Graduating from business school does not put women on the same economic footing as men —andas careers progress. Right out of the classroom, female MBA grads earn about $11,000 less than their male classmates, a disparity that grows to more than $60,000 annually less than a decade later.
Post-MBA men made $177,112 on average in 2020, while women made $147,412, or $29,700 less, according to findings released Thursday by the Forté Foundation. That 20% pay gap had narrowed from a 39% chasm the Austin, Texas-based nonprofit found in a similar 2016 survey.
The foundation most recently polled 3,133 MBA students, prospective students and alumni from 57 elite business school programs in the fall of 2020. Minority women fared the worse, paywise, earning an average of about $52,000 less on the job than all men surveyed, according to the findings.
Fewer female MBA students surveyed also expressed plans to rise to the top of the corporate ladder, with men being almost three times more likely to say they desired a chief executive officer role, for instance.
“When it comes to career outcomes, women are still lagging behind men, and aren’t aspiring high,” Forté Foundation chief executive Elissa Sangster stated in a news release. “This research tells us that the focus still needs to be on elevating women overall and specifically, women of color when it comes to salary.”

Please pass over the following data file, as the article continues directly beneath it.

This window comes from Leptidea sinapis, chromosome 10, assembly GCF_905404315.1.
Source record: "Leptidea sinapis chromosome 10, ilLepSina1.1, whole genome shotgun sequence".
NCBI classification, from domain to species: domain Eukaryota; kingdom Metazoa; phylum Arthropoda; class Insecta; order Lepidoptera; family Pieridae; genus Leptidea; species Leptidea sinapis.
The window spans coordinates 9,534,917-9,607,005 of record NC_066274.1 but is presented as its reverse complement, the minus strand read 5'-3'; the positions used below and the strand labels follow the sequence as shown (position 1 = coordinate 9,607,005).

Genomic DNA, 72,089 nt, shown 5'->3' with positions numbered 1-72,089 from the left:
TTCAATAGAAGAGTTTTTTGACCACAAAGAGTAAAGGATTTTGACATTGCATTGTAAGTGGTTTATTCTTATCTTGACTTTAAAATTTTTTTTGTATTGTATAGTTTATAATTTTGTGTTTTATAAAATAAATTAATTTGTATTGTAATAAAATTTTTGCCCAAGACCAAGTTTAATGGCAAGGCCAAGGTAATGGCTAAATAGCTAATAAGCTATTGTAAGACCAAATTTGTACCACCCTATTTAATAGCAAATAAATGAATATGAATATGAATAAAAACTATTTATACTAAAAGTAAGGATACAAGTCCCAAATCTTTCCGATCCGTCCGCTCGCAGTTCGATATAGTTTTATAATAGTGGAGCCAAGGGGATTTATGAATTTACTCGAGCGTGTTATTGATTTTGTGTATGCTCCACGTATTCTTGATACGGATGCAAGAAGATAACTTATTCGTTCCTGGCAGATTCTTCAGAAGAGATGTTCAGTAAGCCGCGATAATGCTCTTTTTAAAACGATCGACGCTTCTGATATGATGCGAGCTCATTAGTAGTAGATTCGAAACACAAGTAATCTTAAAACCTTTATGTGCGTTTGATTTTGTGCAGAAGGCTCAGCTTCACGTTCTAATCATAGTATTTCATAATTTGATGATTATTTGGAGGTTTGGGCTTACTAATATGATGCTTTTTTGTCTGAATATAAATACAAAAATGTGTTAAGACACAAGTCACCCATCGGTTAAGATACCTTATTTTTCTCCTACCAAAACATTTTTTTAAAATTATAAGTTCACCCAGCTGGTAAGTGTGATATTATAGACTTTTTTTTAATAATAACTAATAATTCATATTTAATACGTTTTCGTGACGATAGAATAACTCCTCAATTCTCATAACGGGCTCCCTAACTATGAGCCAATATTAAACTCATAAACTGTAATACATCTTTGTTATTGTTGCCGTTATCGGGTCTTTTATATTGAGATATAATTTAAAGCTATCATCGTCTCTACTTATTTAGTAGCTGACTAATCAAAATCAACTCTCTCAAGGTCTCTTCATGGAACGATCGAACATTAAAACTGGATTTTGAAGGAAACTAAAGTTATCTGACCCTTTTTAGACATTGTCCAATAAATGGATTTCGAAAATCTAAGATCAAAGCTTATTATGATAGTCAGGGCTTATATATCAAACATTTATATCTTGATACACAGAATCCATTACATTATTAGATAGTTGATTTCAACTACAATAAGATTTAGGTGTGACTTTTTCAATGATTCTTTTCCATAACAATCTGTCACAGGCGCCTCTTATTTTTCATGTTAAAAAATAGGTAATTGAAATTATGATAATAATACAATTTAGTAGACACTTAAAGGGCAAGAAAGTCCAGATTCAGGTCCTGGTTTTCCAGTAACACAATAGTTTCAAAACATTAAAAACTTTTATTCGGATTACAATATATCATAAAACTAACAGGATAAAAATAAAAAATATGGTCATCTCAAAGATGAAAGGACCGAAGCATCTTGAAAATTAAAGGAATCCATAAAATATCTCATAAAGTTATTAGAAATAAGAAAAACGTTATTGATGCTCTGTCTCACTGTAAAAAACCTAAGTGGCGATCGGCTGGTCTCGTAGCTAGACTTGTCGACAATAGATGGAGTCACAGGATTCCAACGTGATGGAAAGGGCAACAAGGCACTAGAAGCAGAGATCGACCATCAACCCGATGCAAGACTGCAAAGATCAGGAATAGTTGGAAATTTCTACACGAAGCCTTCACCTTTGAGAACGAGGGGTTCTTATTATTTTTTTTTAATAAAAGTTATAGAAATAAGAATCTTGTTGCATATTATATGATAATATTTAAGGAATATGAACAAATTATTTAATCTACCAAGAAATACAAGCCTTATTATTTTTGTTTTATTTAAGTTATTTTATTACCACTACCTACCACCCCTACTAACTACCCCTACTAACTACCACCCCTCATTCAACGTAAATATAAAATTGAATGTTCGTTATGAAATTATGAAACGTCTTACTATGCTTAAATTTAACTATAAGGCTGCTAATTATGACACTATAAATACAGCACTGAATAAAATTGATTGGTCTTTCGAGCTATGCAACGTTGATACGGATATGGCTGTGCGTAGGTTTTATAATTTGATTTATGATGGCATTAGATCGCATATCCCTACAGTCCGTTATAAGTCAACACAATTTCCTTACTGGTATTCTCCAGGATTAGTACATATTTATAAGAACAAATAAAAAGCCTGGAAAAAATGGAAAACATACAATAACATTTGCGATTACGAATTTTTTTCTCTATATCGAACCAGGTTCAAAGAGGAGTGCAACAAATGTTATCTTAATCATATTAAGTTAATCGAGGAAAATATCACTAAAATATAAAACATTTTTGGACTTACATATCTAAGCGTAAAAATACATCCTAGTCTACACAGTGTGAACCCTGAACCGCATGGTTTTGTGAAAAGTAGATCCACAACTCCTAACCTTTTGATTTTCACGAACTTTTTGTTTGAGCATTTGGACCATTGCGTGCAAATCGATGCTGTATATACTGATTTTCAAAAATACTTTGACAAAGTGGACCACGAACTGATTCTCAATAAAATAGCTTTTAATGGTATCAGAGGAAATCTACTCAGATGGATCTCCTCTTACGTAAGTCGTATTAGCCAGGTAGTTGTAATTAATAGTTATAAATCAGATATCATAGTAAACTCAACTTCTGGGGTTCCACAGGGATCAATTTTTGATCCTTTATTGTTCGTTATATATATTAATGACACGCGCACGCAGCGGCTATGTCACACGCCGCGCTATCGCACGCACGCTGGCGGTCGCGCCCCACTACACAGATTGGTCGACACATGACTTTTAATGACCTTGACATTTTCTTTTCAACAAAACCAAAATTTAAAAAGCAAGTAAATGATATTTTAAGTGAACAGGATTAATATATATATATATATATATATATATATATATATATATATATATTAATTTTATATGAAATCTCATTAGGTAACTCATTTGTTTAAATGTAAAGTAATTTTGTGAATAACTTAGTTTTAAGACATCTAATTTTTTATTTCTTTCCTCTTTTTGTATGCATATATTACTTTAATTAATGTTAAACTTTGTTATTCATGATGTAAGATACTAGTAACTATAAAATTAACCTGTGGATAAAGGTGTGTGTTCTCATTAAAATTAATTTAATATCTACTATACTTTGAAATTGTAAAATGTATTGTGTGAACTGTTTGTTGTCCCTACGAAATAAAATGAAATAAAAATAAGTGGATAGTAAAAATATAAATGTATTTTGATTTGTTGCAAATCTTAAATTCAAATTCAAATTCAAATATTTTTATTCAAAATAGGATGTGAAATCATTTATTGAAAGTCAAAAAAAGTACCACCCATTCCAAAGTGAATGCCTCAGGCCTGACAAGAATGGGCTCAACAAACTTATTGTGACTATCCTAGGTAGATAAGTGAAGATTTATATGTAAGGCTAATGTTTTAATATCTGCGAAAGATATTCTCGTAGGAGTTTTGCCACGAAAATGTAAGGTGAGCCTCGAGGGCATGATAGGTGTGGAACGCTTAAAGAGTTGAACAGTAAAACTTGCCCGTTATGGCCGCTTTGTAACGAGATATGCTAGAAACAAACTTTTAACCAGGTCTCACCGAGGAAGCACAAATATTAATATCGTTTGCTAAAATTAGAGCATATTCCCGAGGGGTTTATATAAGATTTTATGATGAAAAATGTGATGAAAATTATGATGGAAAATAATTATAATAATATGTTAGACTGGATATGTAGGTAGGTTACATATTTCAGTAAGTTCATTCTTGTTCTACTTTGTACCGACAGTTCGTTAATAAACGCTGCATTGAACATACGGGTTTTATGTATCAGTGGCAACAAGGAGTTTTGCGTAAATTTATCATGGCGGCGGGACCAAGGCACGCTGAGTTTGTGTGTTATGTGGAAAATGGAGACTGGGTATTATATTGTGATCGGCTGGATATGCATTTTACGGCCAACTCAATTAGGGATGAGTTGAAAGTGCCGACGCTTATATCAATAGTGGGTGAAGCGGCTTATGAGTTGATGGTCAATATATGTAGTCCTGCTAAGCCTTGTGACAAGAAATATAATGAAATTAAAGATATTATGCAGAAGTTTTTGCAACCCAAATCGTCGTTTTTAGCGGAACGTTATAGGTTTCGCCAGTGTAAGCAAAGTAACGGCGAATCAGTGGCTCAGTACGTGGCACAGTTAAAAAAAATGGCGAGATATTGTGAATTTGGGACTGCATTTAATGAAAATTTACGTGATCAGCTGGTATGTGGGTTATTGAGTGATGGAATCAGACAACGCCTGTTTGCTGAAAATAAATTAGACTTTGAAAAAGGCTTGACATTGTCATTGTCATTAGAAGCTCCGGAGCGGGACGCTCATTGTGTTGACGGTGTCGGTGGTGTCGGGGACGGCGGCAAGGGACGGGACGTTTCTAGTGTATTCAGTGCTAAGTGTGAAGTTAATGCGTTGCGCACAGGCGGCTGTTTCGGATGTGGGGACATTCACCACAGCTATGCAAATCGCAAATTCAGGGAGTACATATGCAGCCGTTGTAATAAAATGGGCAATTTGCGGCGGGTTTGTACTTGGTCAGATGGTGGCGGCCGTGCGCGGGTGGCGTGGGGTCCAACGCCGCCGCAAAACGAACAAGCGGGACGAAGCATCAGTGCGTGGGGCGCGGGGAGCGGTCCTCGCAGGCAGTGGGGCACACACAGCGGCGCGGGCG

Women more commonly work in lower-paying industries such food service, health care and child care, but the Forté data helps illustrate a gulf in what the genders make when performing the same jobs, even in higher-paying fields.
The gender gap has held relatively steady in the U.S. over the last 15 years or so, reports the Pew Research Center. Women earned 84% of what men earned in 2020, according to a Pew analysis of median hourly earnings of full- and part-time workers released in May.
“Even though women have increased their presence in higher-paying jobs traditionally dominated by men, such as professional and managerial positions, women as a whole continue to be overrepresented in lower-paying occupations relative to their share of the workforce. This may contribute to gender differences in pay,” Pew found.